Critics will bemoan the fact that it took a German mogul, rather than an African one, to provide the critical mass. But Zeitz has a long connection with Africa. He lives in Kenya and, in the 1990s, helped the rise of African footballers in Europe by insisting the company sponsor African players and teams. Puma was drifting when he took it over. At 30 he was the youngest ceo of a listed German company; when he retired in 2011, its share price had risen 40-fold, and the company’s brand value rivalled those of Nike and Adidas.
Zeitz collects to create a comprehensive portrait of the African contemporary scene, not to satisfy his own tastes. “I don’t draw any particular satisfaction from individual artworks. We have a very broad viewpoint.”
He and Coetzee met in 2008, when the curator was working for the groundbreaking Rubell Family Collection in Miami and Puma sponsored a show there. Coetzee shared his dream of a contemporary African museum, and Zeitz offered to help. The pair began shopping hard. Since the MOCAA deal, they’ve shopped even harder.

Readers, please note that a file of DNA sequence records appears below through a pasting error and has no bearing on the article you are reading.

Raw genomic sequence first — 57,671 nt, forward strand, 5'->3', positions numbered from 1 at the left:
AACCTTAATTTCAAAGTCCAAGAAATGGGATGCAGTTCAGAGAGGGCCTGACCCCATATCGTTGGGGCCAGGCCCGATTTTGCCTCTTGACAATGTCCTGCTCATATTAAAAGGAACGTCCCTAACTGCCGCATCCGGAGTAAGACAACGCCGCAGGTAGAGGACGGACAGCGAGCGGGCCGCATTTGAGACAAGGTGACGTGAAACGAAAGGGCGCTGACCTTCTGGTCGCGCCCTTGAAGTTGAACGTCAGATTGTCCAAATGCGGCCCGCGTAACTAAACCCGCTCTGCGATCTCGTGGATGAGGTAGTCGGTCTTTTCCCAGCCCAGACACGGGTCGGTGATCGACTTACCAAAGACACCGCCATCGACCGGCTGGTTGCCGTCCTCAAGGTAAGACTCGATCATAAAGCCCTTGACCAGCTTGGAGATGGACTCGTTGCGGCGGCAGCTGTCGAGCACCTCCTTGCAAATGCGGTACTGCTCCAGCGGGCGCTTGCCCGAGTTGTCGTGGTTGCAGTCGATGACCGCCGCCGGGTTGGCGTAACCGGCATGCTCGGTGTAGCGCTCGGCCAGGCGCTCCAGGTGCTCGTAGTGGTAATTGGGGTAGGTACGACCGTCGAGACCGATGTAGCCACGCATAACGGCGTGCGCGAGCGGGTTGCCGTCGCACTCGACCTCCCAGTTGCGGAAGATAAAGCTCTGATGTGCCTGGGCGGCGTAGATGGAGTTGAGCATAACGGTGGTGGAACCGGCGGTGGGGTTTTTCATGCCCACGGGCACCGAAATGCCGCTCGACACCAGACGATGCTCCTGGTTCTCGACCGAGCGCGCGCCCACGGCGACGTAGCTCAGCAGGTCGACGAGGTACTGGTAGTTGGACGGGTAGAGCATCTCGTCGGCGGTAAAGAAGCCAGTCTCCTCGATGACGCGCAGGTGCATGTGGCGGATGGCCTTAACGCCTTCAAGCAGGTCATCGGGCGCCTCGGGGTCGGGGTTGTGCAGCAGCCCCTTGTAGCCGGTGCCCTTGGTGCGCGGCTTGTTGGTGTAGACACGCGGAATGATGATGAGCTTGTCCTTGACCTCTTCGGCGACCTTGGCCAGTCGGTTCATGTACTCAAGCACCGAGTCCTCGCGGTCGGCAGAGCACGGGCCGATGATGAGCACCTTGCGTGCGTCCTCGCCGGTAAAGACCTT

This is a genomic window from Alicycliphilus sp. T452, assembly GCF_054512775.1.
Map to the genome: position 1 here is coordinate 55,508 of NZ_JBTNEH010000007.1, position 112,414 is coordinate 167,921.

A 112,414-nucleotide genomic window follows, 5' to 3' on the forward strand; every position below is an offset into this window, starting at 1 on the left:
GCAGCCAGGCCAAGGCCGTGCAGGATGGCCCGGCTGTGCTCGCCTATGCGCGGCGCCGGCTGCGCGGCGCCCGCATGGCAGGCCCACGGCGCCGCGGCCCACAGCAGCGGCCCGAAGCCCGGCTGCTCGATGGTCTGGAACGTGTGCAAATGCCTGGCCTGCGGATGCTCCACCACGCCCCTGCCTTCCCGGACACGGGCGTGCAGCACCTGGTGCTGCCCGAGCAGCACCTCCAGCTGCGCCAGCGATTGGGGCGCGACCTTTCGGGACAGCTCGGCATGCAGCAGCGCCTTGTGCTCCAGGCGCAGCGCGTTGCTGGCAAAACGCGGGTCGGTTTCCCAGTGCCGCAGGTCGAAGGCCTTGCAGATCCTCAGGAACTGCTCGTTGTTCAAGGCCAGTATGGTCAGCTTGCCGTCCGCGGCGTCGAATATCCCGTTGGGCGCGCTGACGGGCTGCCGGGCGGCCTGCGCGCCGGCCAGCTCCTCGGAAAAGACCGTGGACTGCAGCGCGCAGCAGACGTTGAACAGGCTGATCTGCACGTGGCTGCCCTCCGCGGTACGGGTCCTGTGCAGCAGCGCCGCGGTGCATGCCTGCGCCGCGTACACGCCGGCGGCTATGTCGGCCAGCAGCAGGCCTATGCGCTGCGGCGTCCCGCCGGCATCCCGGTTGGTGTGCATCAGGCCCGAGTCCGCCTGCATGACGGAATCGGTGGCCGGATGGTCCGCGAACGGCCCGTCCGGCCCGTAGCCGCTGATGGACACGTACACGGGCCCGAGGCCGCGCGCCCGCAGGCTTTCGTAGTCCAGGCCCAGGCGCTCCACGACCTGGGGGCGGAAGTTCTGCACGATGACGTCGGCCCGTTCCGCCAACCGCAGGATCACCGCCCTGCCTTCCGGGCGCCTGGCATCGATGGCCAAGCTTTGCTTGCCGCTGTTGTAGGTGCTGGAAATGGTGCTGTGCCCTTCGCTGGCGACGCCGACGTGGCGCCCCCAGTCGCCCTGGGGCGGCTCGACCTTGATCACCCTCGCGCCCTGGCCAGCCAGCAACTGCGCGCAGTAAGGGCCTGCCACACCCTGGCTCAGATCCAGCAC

When Angolan artist Edson Chagas won the Golden Lion at the 2013 Venice Biennale for his installation of photographs of Luanda, Zeitz bought the lot. “We wanted to secure that seminal moment for an African institution,” Coetzee says. (They also bought 84 other works on show at the Biennale.)
The strategy is to buy bodies of work by rising stars; for example, a year’s output by the Kenyan “Afrofuturist” Cyrus Kabiru. His uncanny spectacles-cum-sculptures, made from Nairobi’s urban detritus, solder the aesthetic of the African mask to the idea of consumption and waste. “You can’t understand what artists are doing with one piece,” says Coetzee.